Door County reported its second death related to COVID-19 Monday. The patient was in their 70s. The Door County Public Health Department is not releasing further details about the case.
The county reported two additional cases of COVID-19 as well, bringing the total to 12. The health department has not determined if the cases are a result of community spread.
Dr. Jim Heise, the Chief Medical Officer at Door County Medical Center, spoke about the severity of the virus in a Facebook Live session Monday evening.
“The two patients who passed away were the sickest patients I have ever come across in my career,” he said. “It really gives me a healthy respect…If people get sick from this, it can do all kinds of things to the body.”
Wisconsin now reports 6,081 cases of COVID-19 and 281 deaths. Nearby Brown County now reports 853 cases, with 299 positive tests per 100,000 people, more than any other area of the state.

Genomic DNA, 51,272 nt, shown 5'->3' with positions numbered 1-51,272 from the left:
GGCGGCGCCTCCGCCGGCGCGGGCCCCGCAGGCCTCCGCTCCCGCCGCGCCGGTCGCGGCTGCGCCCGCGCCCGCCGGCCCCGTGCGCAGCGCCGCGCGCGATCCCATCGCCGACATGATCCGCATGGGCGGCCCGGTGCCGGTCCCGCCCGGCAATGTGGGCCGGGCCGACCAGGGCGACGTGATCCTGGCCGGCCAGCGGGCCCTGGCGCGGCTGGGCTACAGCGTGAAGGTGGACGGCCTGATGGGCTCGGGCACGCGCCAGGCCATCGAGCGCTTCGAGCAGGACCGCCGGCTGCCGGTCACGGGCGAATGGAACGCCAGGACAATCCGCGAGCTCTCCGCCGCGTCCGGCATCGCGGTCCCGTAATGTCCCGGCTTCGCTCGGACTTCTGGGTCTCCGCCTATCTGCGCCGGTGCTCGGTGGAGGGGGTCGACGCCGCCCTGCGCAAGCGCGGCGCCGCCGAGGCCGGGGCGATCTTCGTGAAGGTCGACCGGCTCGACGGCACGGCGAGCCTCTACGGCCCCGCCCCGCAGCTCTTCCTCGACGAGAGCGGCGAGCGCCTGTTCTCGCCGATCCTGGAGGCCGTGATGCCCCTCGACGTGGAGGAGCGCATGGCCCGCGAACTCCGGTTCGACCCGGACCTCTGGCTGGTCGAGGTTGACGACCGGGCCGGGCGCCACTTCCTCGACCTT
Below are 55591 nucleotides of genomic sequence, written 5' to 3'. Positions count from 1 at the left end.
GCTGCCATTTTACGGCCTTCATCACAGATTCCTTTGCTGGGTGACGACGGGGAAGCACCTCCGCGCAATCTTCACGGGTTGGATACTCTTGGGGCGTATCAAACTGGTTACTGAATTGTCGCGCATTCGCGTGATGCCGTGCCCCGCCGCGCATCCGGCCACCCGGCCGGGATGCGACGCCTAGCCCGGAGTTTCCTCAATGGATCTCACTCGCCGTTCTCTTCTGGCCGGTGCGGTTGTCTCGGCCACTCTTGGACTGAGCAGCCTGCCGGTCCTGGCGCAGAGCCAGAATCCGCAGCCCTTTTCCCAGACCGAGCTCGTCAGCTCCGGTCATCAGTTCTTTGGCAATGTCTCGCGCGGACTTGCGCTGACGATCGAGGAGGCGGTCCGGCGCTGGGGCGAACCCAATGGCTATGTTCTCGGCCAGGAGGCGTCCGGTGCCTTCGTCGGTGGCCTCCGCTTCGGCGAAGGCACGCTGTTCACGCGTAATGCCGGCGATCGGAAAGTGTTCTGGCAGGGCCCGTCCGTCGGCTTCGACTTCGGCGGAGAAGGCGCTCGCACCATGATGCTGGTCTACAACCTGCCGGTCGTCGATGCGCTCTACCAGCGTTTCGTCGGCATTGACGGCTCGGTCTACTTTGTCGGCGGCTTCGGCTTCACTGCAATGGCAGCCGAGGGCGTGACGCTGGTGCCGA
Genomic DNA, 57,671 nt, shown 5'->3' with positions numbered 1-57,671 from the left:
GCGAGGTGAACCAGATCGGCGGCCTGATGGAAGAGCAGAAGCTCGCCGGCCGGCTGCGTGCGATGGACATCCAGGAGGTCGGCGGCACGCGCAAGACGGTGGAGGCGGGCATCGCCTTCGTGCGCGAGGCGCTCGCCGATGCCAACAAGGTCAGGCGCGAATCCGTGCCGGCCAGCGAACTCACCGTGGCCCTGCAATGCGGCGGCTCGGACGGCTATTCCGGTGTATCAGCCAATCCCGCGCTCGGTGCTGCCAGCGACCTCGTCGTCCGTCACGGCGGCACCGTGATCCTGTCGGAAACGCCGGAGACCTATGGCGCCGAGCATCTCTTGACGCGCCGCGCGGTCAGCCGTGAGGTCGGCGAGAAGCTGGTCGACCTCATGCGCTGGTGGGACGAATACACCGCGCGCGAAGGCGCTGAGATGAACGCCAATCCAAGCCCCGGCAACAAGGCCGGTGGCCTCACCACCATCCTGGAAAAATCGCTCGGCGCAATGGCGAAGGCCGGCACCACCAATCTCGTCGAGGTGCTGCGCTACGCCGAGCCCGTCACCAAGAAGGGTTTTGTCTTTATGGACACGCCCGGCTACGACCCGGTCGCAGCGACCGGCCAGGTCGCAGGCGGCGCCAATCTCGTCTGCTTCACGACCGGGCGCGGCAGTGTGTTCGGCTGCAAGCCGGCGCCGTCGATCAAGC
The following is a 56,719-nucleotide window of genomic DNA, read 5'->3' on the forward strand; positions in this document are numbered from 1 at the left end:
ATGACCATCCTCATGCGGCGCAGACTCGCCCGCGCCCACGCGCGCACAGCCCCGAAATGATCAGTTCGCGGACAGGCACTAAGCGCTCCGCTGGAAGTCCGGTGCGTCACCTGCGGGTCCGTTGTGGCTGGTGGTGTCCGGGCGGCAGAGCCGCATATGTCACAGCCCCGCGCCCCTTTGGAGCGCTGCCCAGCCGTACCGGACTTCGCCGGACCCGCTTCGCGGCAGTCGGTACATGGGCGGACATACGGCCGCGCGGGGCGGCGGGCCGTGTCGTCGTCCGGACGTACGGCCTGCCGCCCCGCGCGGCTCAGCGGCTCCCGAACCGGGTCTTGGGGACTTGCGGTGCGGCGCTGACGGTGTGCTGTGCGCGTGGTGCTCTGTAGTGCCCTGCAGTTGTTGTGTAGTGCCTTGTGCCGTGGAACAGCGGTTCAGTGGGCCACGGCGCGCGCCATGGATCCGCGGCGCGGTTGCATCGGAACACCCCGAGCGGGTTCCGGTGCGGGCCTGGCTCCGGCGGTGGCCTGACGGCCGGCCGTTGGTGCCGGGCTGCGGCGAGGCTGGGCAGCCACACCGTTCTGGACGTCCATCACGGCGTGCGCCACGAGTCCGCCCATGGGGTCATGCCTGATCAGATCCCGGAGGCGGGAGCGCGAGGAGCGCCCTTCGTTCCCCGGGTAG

The state now says it has the capacity to test almost 11,000 people per day, near the goal of 12,000 set by Gov. Tony Evers when he extended the Safer at Home order last week.
The percent of positive tests out of tests given continues to hold steady. Monday’s 7.6 percent positive rate was the lowest since April 9, but the number has fluctuated between 8.5 percent and 11.9 percent over the last three weeks. Evers said that trend will be a key indicator of when to reopen more businesses.
The state has now posted an online dashboard of gating criteria for reopening here>>
Heise said the outbreaks at meat-packing plants in Brown County are an indication of how the virus spreads through people working in close quarters.
“One person gets sick and comes to work, and infects others, and then it works backwards to the families of those workers when they get home,” he said.
In the Facebook Live session with Door County Public Health Manager Sue Powers, Heise and Powers confirmed that no cases have been tied to long-term care centers in Door County.